We’re creating a series of articles refuting point by point information on the Brooklyn Bridge Park Corporation’s website. Part 1: ‘Why NYC Zoning Regulations Do Not Apply to the Pier 1 Site Limit’ can be found here. Please help us and share these facts with your social networks.
PART 2: THE FACTS – YOU DECIDE
BACKGROUND – REFERENCE POINT FOR MEASUREMENT
This is the second in a series produced by Save The View Now (STVN) to present side by side, BBPC’s statement of the “facts” and why the BBPC is wrong. Following in order of BBPC’s Pier 1 Development Facts, this installment focuses on the correct reference point for starting the height measurement of the Pierhouse buildings. A review of the record shows that Borough of Brooklyn Highway Datum (“BBHD”) is the correct starting reference point.
All of the statements attributed to BBPC are copied and pasted entirely from their website and can be found at: http://www.brooklynbridgepark.org/pages/details-on-pier-1-development-site” .
WHY THIS IS IMPORTANT
- BBHD is the standard vertical measuring point and is located about 2.5 feet below mean sea level.
- Following Hurricane Sandy, the Base Flood Plane Elevation, a point 13.75’ above BBHD, was used by the BBPC as the starting reference point.
- Consequently, if you start measuring from the Base Flood Plane Elevation, the 100’ Pierhouse hotel complex becomes 113.75’ above BBHD or 13.75’ above the allowable limit (without counting the bulkheads.
“Based on consultation with ESDC, the 100’ height limit for the Pierhouse is determined in accordance with the NYC Zoning Resolution, under which height is measured from the Base Plane. Prior to Hurricane Sandy, the Base Plane for the Parcel A building at Pierhouse was set at 10.2’. After Hurricane Sandy, in response to changes in FEMA’s 100-year flood plane elevations at the site, the Base Plane was raised by 3.55’ to 13.75’.”
WHY BBPC IS WRONG
- NYC Zoning Resolutions do not apply to this project (see Part 1 for a more extensive discussion). Therefore, claiming that the Pierhouse should follow NYC Zoning rules and use the Base Flood Plane as the starting point for measuring height is fundamentally flawed. The FEMA changes post Sandy required the building to be resistant to a flood of 13.75’, it did not require changing the reference point for measuring the building.
- Parcel B is almost entirely inside the Brooklyn Promenade Special Scenic Viewing District (SV-1) therefore since SV-1 uses BBHD for all height measurements, it only makes sense that a building inside the Special Scenic View Plane use BBHD. Reviewing the SV-1 Chart below, which was provided by the BBPC, we highlight the following:
- The height of the Brooklyn Heights Promenade is 62’ over BBHD.
- The Scene View Plane Height starts at eye level at 66’ over BBHD and goes to mean sea level (2.5’ over BBHD) 2300’ out into the harbor.
- The 55’ maximum building height for Parcel B, which is stated in the GPP and FEIS, makes sense only if it is measured from BBHD. If the measurement is instead started at the Base Flood Plane, then a 55’ building would be 55’+13.75’ or 68.75’ over BBHD, which would result in a complete penetration of the view plane. Since the maximum height of SV-1 occurs at 66’ this could not be the case.
- The northwest corner of Parcel B is the furthest away from the Promenade’s Point A View Reference Line at approximately 400’. When you calculate the maximum height for a building to not penetrate the Scenic View Plane from a distance of 400’ it is 55’.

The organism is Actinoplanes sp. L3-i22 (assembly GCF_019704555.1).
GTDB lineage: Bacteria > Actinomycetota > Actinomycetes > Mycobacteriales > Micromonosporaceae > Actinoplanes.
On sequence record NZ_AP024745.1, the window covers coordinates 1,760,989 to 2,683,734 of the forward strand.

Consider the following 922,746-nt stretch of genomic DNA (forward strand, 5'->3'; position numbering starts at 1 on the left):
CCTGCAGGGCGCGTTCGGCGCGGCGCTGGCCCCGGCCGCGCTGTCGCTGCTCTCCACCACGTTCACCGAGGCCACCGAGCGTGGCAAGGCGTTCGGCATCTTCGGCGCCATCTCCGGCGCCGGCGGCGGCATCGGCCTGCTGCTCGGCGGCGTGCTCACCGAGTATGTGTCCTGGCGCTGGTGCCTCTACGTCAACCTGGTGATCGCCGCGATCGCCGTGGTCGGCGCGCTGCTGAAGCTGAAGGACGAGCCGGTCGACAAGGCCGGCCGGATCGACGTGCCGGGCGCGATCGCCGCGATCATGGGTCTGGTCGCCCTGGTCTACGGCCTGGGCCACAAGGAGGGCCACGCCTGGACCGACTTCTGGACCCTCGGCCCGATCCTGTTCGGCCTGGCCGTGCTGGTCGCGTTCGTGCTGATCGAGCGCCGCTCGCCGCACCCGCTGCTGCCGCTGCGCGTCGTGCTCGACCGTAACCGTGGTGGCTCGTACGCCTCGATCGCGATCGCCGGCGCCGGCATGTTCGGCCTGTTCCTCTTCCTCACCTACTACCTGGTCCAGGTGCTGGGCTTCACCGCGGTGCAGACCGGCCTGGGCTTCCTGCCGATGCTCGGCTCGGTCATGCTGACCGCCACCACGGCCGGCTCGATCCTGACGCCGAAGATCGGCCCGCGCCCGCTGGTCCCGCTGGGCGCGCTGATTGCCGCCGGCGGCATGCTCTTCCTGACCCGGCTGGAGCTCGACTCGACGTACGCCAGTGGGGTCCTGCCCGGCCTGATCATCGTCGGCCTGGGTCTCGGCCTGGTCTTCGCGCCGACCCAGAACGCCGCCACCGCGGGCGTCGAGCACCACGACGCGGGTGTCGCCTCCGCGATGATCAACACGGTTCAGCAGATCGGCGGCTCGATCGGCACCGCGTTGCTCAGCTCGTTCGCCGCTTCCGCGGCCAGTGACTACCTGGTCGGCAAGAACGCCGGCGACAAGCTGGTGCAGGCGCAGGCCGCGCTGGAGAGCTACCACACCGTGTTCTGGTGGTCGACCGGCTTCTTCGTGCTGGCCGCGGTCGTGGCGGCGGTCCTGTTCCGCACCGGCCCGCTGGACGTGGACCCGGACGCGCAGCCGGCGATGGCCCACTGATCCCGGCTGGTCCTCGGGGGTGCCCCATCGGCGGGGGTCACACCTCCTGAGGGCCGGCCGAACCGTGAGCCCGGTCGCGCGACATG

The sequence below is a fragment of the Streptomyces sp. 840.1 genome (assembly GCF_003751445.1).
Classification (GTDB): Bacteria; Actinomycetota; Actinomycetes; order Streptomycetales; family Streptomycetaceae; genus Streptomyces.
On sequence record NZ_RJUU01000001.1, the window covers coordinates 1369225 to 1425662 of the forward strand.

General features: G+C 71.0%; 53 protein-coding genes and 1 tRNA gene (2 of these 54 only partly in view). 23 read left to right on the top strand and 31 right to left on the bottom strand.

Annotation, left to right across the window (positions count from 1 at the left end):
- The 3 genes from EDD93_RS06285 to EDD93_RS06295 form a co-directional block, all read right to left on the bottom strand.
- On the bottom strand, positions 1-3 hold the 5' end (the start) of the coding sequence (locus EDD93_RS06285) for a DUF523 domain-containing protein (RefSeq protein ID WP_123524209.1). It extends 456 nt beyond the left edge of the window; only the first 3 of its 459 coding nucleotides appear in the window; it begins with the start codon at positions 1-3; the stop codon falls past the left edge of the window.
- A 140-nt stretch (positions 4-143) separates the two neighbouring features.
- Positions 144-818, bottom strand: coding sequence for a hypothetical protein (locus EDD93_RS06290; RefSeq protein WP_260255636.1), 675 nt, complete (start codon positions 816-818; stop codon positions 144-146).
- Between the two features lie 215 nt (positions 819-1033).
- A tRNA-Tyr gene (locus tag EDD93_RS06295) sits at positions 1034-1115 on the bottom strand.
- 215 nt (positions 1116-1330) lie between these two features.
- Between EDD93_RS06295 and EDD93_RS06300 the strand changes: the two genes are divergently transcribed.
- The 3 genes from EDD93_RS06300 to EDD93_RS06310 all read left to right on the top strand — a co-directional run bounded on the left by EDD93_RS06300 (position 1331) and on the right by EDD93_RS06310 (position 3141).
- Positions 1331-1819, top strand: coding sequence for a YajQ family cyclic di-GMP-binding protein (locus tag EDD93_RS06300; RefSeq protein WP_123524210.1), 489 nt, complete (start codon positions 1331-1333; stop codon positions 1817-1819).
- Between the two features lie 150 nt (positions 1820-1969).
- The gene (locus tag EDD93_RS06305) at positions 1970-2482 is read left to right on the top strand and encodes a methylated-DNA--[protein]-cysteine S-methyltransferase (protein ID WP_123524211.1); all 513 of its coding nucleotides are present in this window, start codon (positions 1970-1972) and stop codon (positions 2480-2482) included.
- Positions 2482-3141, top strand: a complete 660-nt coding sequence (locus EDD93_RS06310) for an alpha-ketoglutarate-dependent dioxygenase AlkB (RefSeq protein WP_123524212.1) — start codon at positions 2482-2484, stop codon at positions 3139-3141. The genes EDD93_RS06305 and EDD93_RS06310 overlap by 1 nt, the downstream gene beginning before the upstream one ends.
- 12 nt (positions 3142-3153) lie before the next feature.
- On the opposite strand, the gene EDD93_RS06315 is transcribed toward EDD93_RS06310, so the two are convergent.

Reviewing the SV-1 chart provided by BBPC, shows that the 55’ height limitation for Parcel B was set carefully in relation to the northern viewing Point A from the Promenade using BBHD. All of the figures referenced in the above chart are using BBHD measurements. Applying anything other than BBHD makes no sense.
- The 2006 Design Guidelines state on page 30 “The Project uses BBHD as the basis for all grade elevations on the Site. This statement in the 2006 Design Guidelines is entirely consistent with all the findings and analysis in the FEIS.
CONCLUSION ON STARTING HEIGHT REFERENCE POINT
Borough of Brooklyn Highway Datum is the correct starting point for measuring elevation. In order to justify using the higher Base Flood Plane, the BBPC is wrongfully applying NYC Zoning Regulations when they do not apply. Using this wrong reference point allows the Pierhouse on Parcel A (with a 100’ maximum height) to be 113.75’ tall relative to BBHD.
This increase in height results in substantial obstruction of the views of the Brooklyn Bridge roadbed from the Promenade due to the change in angle of the view line.
The Scenic View Plane Regulation that the BBPC acknowledges must be followed, uses BBHD as the starting point for measuring elevation. Furthermore, BBPC’s President stated in a letter to the BHA that “BBHD is the standard reference point from which elevations are determined in Brooklyn.” Yet for some reason BBPC contends, incorrectly, that NYC Zoning Regulations apply so they can use the higher Base Flood Plane as the starting point.
Despite having Park planning documents expressly stating that NYC Zoning Regulations are overridden, BBPC ignores their own guidelines and insists that NYC Zoning Regulations should apply for measuring building height. Incorrectly applying NYC Zoning Regulation results in the Pierhouse building being taller and obstructing more of the view of the Brooklyn Bridge by (i) using the reference point of elevation as the Base Flood Plane instead of the correct BBHD, and (ii) allowing for mechanicals to be placed above the maximum height limits. BBPC’s blatant disregard of the project documents seems all too convenient for Toll Brothers.